All last night, I also thought of Jarek’s wife, Maura, who died on this precise day one year ago. Maura was so full of spirit and sass, laughter and outrageously entertaining stories that it’s still astonishing to comprehend that she simply stopped being alive a year ago today.

I awondered if Lou would die on this anniversary, especially after I saw him Sunday, lying so still on the hospital bed in the living room, only opening one eye in understanding when I kissed him goodbye. It turns out he did: at 3:30 this morning, peacefully at home with Jane by his side.

There are those who might say Lou lived a long life, with a notable second act supreme after surviving Budzyn, one of the most brutal concentration camps; the selection process at Auschwitz; and many near-death, nothing-left-to-lose experiences. But none of those rationales mean anything to me or those of us who love him: Lou is dead, and when someone you love dies, it is always too soon, and it always breaks your heart into a million pieces.

Driving to and from Topeka where I had dental work (a good diversion actually because the physical pain distracts from the broken heart), sometimes crying so hard that I kept taking wrong turns, I thought about Lou and his family. Although there was no way he wanted to die, at least he died the way he chose: at home, in the peace that befits such a gentle man, and with Jane beside him after many family members from Lawrence to Paris, San Antonio to Northampton, called and visited, told him how much he was and still is loved.

But what speaks to me most is how he lived. He found the strength to go on after his father was shot, mother was gassed, and extended family members were

killed. He survived starvation, illness, oceans of loss, greedy foster families, having to learn multiple languages on a dime, and moreover, the world in which he grew up being utterly destroyed beyond recognition. He and Jane, who was able to flee Europe with her parents before being sent to the camps, made a life here that rippled out into two more generations.

What Lou gave me — the gift of hearing his story, threaded with laughter that took the edge off the unimaginable horrors of it, and the gift of trusting me to convey his story to others — is one of the greatest gifts of my life.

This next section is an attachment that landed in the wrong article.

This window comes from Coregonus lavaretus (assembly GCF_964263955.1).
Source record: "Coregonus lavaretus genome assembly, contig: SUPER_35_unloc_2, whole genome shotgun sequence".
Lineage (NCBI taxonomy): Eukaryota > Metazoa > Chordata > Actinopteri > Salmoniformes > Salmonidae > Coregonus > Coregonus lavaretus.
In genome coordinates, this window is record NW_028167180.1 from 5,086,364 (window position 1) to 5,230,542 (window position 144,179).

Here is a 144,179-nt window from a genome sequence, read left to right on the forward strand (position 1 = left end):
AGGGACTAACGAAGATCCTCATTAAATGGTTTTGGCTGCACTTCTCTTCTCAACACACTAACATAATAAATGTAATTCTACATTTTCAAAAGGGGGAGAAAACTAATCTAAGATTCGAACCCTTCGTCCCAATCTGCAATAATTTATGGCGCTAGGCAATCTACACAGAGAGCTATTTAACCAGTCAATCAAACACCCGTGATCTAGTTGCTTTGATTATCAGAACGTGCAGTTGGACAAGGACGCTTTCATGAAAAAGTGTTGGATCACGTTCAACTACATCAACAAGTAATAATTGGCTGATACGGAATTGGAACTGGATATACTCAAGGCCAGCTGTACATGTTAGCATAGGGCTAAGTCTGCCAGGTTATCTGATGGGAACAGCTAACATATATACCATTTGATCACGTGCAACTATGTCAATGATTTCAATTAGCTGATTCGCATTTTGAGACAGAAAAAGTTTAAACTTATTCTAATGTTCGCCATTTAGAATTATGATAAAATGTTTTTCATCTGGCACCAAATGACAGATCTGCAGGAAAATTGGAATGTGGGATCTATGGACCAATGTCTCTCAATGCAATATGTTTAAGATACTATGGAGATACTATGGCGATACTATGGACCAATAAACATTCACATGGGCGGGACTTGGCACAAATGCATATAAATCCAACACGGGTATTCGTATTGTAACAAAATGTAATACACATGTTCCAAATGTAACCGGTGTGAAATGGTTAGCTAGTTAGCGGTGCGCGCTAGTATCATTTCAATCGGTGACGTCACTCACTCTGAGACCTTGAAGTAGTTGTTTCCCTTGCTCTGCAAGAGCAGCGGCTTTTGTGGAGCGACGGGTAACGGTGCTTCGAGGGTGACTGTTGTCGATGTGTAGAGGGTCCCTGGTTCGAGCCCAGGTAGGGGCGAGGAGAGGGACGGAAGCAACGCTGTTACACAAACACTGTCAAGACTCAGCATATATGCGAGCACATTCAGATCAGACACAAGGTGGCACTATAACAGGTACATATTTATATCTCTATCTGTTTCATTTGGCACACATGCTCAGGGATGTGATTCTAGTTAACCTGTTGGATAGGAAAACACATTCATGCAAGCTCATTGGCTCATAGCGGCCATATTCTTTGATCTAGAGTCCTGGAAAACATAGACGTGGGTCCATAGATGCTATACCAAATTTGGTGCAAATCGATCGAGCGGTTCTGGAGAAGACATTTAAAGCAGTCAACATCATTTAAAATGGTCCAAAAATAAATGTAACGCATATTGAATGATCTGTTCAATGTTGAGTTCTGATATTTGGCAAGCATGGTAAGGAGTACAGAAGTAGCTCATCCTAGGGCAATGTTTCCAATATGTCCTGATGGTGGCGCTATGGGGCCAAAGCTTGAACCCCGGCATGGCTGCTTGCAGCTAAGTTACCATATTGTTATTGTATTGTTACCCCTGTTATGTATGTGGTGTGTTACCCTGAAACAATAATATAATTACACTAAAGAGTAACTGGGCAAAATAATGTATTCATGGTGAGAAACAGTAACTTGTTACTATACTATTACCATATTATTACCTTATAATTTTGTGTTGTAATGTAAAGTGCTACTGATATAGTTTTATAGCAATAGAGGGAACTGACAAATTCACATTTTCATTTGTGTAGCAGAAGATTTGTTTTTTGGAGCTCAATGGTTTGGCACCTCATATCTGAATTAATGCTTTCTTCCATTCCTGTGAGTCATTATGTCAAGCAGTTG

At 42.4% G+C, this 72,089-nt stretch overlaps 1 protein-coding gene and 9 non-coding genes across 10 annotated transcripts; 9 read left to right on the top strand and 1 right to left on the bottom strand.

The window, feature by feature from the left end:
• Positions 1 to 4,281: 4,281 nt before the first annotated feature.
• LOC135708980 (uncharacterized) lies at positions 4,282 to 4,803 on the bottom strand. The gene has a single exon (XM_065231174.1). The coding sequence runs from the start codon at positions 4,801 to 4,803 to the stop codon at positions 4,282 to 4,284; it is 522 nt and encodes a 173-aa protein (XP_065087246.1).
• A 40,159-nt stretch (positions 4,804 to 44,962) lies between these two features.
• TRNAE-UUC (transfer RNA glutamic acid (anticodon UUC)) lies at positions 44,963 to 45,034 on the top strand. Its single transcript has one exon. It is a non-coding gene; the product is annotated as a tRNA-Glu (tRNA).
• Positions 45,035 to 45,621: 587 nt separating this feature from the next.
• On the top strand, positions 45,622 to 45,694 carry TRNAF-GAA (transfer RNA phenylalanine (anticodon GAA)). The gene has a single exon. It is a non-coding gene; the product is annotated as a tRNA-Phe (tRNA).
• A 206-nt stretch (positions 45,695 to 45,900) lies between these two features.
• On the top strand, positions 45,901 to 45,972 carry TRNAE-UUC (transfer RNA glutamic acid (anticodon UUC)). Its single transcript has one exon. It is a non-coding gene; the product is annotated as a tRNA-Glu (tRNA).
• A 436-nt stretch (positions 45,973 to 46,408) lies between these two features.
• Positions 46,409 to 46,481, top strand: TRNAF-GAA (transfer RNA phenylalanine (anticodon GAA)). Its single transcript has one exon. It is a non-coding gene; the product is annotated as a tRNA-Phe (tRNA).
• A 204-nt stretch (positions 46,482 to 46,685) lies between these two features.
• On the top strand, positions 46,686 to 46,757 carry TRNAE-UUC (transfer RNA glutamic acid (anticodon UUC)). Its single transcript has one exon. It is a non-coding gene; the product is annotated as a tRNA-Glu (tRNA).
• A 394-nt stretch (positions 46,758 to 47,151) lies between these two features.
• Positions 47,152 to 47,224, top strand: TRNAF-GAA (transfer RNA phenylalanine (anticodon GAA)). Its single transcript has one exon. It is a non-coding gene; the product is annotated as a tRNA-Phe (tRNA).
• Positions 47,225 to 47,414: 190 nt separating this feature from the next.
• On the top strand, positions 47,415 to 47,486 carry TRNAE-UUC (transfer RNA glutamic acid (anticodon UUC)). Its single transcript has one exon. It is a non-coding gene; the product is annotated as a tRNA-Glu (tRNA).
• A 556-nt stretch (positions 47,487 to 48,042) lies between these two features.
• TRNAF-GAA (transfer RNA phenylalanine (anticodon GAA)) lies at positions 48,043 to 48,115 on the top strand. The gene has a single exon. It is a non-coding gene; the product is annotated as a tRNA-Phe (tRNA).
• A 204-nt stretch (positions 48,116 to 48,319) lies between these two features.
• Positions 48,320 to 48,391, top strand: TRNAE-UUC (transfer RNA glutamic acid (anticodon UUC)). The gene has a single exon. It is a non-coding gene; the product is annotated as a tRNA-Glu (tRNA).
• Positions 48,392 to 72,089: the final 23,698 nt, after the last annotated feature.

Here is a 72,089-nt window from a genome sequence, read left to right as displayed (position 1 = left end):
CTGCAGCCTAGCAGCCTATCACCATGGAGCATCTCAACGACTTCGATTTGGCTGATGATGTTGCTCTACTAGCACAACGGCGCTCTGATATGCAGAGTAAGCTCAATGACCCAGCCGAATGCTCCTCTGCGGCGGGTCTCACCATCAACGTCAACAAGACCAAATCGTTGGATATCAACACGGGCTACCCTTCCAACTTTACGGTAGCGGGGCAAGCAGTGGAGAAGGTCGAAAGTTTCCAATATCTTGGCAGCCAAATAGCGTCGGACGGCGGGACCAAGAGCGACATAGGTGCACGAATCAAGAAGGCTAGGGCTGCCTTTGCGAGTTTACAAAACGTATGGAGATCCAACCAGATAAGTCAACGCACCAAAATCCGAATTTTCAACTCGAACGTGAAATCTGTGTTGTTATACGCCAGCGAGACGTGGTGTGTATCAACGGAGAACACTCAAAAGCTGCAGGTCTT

(cross-posted at

After an open arm’s length of Holocaust books, a pile that would tower over my cat of Holocaust movies, dozens of hours of interviews, and over 700 pages of transcripts from those interviews — not to mention four years of work — the Holocaust book is done……mostly, kind of, pretty much. I add those qualifiers because when writing any book, there’s never a solid completely-done place to arrive until after the book is in print, and even then, there’s usually little tweaks in the second printing and so on. Yet there is a turning point when I can say to myself, this puppy is done, and this is where I’ve arrived.

I started this book without any idea of how I would get it researched, let alone written, given my full-time gig, other obligations and everyday life raising three teens at the time. Like all books, it turned out to be much more work than I imagined, especially as I immersed myself in research on the Polish Resistance, the mechanics behind the Holocaust, German and Polish history and culture, tales of survival and liberation, and moments of horror and overwhelming loss. There were many times when I began to doubt that I could pull together all the research with all the oral histories I’d been recording into a coherent book, yet something told me to keep putting one paragraph in front of the other, one more piece of research into the pile. Last night as I corrected the formatting on endnote #204, the last one, I realized that despite the impossibility of it all, my instinct served me well.

My hope for this book is that those who read it will see not just the history of what two men — Jarek Piekalkiewicz, a Polish Resistance fighter and Lou Frydman, a Holocaust survivor — went through, but in their stories how we might better understand how to live with the enduring traumas of our history, especially those we carry within us. So while the book is done, where it may go from here is just beginning.

Pictures (from top): Some of the books and other company for the journey, and the subjects of this book: Lou and Jane Frydman, Jarek and Maura Piekalkiewicz.